It does not appear that the Kodiak Launch Complex (KLC) will benefit from state stimulus money as was anticipated, Alaska Aerospace Development Corporation President Dale Nash told the Kodiak Island Borough Assembly at a work session Thursday night.
It had been hoped that the KLC would get $35 million to fund planned expansion of the facility. In a Jan. 7 letter to Alaska’s congressional delegation, Gov. Sarah Palin named KLC among the state’s top five priorities for federal funding, calling it “important for the nation’s defense.”
“We are still hoping to get $7 million from the state,” Nash said.
Nash discussed the use of hydrazine at KLC. Hydrazine, a highly toxic compound, is a liquid propellant used primarily to power onboard thrusters of spacecraft. The fact that the fuel will be shipped on-island for an upcoming launch in September was a matter of concern for some citizens.
The KLC operations plan allows the storage of up to 10,000 pounds of hydrazine to be stored onsite, but Nash said the fuel is shipped to KLC for specific missions and is not stored long-term.
Hydrazine is not used in the launch process, Nash pointed out. This will not be hydrazine’s first appearance on the island. The fuel was used in the Kodiak Star launch, one of KLC’s earliest missions in 2001.
“Hydrazene is a highly toxic and volatile chemical” Pam Miller, director of the Alaska Community Action on Toxics, said in a telephone interview.
“The greatest concern is transportation in and out of Kodiak. I feel that AADC isn’t being forthcoming with the community in how this is being handled,” Miller said.
Nash outlined plans to add a third launch pad and rocket storage facility that would make KLC the nation’s first rapid launch facility. The idea would be to store multiple rockets and payloads, so that a launch could be accomplished within 24 hours after notification.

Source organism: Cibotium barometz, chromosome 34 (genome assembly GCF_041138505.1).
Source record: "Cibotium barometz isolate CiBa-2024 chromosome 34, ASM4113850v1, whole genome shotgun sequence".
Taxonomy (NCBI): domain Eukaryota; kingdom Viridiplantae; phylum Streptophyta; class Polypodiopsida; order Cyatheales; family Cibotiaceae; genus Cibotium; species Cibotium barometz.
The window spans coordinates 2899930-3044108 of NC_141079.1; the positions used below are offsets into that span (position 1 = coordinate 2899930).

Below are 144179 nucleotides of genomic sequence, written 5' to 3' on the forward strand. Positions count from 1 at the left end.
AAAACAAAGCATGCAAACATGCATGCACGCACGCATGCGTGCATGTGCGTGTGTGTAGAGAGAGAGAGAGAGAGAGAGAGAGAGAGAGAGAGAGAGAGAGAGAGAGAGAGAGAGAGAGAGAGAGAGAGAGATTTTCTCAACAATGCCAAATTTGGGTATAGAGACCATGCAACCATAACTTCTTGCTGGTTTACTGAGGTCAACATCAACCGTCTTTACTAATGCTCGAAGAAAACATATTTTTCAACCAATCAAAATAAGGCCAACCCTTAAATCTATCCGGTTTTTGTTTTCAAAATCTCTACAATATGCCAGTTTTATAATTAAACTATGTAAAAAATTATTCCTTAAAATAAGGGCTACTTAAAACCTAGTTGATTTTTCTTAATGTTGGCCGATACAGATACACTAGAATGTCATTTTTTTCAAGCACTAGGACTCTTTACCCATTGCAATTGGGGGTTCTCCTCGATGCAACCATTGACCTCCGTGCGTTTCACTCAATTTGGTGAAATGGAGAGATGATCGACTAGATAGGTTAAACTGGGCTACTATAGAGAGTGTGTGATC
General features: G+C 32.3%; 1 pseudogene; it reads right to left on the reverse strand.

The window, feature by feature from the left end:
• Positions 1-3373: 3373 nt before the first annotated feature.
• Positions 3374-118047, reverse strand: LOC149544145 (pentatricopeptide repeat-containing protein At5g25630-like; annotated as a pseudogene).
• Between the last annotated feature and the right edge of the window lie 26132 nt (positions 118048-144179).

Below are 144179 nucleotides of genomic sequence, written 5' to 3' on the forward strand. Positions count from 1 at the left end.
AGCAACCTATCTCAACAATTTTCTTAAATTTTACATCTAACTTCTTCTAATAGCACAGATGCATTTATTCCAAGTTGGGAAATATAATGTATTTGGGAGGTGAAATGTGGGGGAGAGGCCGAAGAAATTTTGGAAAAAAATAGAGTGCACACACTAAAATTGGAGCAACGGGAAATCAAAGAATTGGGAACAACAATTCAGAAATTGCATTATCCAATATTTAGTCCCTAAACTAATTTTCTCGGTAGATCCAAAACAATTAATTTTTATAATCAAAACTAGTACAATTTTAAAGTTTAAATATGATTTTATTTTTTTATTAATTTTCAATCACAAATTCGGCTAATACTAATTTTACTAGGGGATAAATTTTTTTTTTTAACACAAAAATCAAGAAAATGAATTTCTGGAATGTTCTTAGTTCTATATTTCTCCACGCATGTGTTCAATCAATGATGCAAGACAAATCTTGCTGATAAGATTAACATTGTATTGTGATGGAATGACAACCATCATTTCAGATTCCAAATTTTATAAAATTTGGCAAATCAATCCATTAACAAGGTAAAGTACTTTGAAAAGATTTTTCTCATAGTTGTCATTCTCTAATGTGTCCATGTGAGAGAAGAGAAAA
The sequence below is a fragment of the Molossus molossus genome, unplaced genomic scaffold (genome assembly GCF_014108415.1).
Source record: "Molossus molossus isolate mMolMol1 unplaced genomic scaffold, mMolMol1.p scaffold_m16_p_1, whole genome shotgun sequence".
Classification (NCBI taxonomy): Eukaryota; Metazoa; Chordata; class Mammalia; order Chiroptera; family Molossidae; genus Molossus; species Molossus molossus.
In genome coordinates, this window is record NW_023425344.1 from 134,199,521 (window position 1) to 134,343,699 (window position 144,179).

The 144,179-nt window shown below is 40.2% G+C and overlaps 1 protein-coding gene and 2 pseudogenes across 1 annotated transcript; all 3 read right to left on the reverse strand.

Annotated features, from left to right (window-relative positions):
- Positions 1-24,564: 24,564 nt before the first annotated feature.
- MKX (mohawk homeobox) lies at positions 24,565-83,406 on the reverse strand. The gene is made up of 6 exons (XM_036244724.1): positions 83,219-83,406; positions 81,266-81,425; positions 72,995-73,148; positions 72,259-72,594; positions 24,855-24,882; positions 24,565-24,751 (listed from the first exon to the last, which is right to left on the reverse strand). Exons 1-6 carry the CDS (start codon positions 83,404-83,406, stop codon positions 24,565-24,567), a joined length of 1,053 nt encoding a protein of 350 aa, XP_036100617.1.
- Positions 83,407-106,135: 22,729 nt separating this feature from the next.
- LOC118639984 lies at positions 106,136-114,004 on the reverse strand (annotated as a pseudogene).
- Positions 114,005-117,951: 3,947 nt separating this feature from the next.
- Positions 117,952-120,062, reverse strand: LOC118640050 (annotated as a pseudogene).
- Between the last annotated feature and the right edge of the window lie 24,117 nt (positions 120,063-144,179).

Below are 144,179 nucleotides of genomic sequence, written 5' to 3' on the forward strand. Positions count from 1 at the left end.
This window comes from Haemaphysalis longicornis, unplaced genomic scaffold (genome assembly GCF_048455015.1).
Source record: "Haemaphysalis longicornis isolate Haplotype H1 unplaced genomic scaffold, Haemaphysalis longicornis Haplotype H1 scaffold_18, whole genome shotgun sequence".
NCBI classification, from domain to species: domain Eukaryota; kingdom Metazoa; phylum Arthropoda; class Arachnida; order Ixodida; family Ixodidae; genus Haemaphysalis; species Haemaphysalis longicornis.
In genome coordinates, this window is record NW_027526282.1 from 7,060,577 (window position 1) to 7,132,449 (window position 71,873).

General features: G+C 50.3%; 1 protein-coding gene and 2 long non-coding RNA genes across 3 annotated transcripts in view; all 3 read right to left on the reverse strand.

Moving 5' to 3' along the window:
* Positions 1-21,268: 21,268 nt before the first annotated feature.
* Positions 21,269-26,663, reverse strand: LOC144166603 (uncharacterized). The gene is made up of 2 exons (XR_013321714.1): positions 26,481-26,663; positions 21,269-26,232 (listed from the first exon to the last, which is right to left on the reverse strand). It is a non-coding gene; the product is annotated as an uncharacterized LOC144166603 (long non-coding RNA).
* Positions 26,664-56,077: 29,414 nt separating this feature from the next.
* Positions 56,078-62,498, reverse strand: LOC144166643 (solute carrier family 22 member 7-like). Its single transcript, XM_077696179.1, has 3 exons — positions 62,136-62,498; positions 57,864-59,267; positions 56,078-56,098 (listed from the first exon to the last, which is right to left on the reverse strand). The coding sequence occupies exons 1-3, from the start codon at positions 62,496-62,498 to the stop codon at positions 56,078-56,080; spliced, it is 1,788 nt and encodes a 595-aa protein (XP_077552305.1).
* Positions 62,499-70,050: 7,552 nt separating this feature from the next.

There have been a total of 14 launches from KLC, and three more are planned between September and March of 2010.
The Borough Planning and Zoning Commission is requesting the borough support proposed state legislative amendments in House Bill-74 and Senate Bill-4. The legislation would create a Coastal Policy Board and restore checks and balances to the Alaska Coastal Management Program. This is a move to renovate the program that was gutted by the Murkowski administration.
“This will restore more participation and local control to coastal communities in the decision-making process,” Community Development associate planner Duane Dvorak said.
The Planning and Zoning Commission also is requesting the borough hire a consultant to review and revise the borough zoning and subdivision ordinances.
“The present code is archaic,” Community Development Director Bud Cassidy said.
The Parks and Recreation Committee reported they are ready to send out a request for proposals for drawing up the master trails plan. The plan will consider urban trails and remote trails on the road system.
The assembly reviewed the proposed rezoning of land in Kalsin Bay from C-Conservation to RR2-Residential. Planning and Zoning approved the plan that would allow lot sizes in the Northland Ranch subdivision to be reduced from five acres to two acres. The subdivision plan calls for designating approximately one-third of the land bordering Kalsin River as a conservation easement corridor.
Borough Manager Rick Gifford reported that projects listed for state stimulus money are outpacing available funds. The Rezanof Road project, which would repave Rezanof between town and the Coast Guard Base, is on the list of approved projects, however.
Assembly members Dave Kaplan and Louise Stutes raised displeasure about the manner in which the Omar Stratman hearing was carried out at the last regular borough meeting.
“The borough owes an apology to those citizens who testified and sat for four hours on a stormy night, only to find that Stratman’s request was a moot point,” Stutes said.
The next regular Borough Assembly meeting will be March 5 at 7:30 p.m. in the borough chambers.
Kodiak Daily Mirror